After finishing third in the MN State Class A Tournament last year, the Providence Academy Girls’ Tennis team came back wanting to add a state championship to their collection. After a hard-fought season, the Lions swept through sections, and on October 26th, they played their hardest and took home the fourth place trophy in the Class A State tournament.

On the morning of Monday, October 10th, the team traveled to the Gustavus Adolphus College campus to play in the section tournament. In order to get ready for a full day of tennis, the team listened to music and got hyped on the ride down. After an all day battle, the girls returned home with the title of Section 5A Champions, and a ticket to the state tournament. 

Grace Ardnt, Marie Heyda, ’23, Skylar Bartz, ’23, and Koral Horstman, ’23, smile from ear to ear holding the section champions trophy. PAW Photo Credit: Leightyn Ferrell.

Along with the team winning the section championship, First Doubles players Lisey Langhus, and Katelyn Clements, ‘24, competed in the individual sections tournament the following day. Langhus and Clements came home with another championship medal and a state ticket for individuals. Along with them, First Singles player, Annika Harberts-Ott, ‘24, placed second in the section, also qualifying her for the individual state tournament. 

Anni Harberts-Ott, ’24, drives a backhand down the line. Photo courtesy of MSHSL.

In the excitement of taking home two championship medals Clements commented, “We came, we saw, and we conquered.” 

Harberts-Ott reflected on sections saying, “The best part of the matches was having my teammates by me and being able to cheer each other on.” 

Following their section championship, on the morning of Tuesday, October 25th, the upper school students attended a brief ceremony to introduce the team, pray for the Lady Lions and send them off to victory with the Providence Band drumline playing. As the team exited the PA building, middle school students lined the hallways to offer their support.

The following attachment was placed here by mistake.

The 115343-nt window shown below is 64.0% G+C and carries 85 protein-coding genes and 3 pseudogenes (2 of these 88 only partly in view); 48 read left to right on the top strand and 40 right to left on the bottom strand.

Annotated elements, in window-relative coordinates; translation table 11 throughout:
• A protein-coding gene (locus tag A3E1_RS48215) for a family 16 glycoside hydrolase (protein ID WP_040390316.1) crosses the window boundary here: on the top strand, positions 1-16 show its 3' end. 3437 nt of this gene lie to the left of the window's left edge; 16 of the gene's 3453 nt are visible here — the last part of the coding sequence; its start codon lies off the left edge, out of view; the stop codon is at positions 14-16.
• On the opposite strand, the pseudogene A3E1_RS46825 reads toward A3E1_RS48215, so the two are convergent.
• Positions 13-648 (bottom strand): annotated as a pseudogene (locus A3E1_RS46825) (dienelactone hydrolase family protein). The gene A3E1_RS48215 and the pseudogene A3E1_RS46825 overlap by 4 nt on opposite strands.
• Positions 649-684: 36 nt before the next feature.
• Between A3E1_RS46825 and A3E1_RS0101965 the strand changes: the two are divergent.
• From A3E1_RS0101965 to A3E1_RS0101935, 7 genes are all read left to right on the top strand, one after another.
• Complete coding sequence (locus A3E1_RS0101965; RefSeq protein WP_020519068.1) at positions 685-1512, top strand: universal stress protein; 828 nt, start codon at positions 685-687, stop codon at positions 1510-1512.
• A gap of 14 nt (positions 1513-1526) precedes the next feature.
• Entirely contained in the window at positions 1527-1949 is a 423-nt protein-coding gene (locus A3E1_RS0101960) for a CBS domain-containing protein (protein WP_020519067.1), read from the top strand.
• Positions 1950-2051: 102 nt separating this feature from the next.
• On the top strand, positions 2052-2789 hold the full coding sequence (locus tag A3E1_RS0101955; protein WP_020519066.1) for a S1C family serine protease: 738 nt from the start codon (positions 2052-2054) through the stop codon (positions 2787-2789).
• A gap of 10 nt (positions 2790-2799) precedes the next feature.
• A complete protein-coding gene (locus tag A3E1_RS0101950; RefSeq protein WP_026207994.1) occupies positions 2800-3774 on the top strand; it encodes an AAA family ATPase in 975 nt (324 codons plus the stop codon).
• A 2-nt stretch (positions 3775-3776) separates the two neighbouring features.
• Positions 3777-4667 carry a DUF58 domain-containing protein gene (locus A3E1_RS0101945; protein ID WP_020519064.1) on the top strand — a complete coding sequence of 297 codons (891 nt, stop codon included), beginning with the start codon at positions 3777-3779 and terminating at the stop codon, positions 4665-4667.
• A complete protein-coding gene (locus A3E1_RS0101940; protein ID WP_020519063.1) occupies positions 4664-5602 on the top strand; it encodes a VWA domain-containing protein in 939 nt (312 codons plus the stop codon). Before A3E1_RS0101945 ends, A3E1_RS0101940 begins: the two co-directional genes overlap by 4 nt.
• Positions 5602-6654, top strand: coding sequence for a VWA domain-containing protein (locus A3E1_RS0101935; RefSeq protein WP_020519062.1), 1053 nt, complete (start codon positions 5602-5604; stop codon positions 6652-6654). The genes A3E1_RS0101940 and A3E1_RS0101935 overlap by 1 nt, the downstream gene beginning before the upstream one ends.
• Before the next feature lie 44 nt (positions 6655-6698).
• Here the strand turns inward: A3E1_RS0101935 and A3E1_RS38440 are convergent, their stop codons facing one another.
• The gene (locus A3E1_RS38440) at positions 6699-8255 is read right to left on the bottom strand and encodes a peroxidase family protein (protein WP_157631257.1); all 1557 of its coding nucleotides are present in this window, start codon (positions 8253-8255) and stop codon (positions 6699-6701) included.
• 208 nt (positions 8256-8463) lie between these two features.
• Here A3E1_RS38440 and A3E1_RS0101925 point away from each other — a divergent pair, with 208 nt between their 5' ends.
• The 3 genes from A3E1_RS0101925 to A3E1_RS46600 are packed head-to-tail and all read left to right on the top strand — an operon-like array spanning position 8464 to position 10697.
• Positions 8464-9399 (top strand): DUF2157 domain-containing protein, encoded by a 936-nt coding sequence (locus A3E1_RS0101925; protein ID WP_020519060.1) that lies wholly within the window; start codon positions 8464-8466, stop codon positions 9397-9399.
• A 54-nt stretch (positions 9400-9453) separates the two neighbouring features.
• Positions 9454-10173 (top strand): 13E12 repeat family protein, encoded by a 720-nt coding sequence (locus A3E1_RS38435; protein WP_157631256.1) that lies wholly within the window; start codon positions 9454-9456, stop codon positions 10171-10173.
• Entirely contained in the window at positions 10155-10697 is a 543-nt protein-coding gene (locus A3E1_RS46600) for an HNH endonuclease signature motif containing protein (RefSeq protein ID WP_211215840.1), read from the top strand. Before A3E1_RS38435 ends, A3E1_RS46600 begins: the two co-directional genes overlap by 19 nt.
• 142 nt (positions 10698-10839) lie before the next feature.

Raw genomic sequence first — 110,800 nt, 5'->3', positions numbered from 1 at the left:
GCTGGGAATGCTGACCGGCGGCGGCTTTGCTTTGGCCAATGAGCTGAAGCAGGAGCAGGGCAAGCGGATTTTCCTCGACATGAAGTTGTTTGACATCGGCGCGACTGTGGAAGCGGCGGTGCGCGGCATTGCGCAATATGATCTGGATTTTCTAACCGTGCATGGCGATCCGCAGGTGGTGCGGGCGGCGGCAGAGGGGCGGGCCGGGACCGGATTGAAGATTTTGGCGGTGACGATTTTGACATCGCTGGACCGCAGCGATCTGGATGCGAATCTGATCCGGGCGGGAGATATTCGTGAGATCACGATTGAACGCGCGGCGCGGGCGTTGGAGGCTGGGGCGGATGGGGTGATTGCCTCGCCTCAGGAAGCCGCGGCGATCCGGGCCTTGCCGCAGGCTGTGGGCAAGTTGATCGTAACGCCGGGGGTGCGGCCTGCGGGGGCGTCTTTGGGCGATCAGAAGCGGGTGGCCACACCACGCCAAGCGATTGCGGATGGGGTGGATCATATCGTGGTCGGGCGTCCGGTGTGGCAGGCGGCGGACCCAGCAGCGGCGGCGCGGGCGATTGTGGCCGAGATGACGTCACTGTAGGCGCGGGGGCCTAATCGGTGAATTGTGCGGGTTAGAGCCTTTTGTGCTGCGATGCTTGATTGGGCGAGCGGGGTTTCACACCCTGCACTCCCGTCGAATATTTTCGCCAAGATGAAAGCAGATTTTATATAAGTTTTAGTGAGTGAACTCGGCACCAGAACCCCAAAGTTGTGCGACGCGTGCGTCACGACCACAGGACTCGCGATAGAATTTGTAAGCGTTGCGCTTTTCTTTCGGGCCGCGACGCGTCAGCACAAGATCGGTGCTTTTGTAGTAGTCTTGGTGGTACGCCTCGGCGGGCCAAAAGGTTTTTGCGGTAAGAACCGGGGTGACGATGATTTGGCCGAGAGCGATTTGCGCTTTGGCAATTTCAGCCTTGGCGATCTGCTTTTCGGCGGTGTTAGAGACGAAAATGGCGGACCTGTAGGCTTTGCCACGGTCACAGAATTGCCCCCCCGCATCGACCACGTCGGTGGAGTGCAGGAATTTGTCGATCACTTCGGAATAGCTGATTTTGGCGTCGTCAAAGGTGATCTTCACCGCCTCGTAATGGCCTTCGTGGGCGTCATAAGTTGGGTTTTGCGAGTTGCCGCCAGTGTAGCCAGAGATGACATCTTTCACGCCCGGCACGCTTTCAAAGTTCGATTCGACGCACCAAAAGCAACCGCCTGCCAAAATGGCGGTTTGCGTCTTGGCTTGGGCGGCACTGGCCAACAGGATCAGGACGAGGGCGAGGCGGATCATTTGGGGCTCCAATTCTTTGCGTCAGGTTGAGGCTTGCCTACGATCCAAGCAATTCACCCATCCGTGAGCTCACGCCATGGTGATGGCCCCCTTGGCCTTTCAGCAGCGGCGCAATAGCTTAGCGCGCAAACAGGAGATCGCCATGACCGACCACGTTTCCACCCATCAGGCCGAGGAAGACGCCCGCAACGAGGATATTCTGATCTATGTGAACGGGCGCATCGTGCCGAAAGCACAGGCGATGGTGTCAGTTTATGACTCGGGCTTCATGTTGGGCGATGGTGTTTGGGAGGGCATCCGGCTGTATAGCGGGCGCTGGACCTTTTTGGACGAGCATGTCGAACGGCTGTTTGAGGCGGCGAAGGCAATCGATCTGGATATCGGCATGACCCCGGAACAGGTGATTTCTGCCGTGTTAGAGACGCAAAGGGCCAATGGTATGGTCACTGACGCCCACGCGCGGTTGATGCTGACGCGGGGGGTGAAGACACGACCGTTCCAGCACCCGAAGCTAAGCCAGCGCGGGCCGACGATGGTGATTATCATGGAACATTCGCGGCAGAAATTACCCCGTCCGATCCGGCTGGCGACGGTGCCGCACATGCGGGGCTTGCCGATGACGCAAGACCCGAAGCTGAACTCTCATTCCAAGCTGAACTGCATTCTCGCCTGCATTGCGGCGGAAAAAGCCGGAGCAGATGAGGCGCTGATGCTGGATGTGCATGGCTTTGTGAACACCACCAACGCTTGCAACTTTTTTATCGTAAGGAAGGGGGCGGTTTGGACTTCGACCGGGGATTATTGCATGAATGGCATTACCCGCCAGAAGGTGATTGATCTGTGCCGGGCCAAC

While thinking about the sendoff, Brooke Hohenecker, ’24, exclaimed, “I thought it was really special that the tennis girls were able to be sent off by the whole school. It was a special moment for them as they have put so much work into their season.” 

After their sendoff, the team loaded the bus and headed to InnerCity Tennis to play in the state tournament. 

The Lions won their first match against Luverne 7-0, and moved onto the state semifinals the next day. 

Marie Heyda, 23′, smashes a volley at the net. PAW Photo Credit: Delaney Flanigan.

“The whole team dominated,” Langhus remarked.

The following day, the girls watched the sunrise from the bus on their way to compete in the state semifinals. The Lions fell to Rochester in their match, moving on to compete for third place later that day. 

After the match, spectator Lonaiah Ferrell reflected, “It was really exciting to watch everyone play. There were some scary moments, but the team held it together.” 

However, in a turn of events the Lions ended up falling to Litchfield, putting them in fourth-place. 

Although the team missed out on the championship, Head Coach Bryan Turunen commented, “I feel really happy for this team. They worked hard all year. They played to their ability, and they deserved to be there.”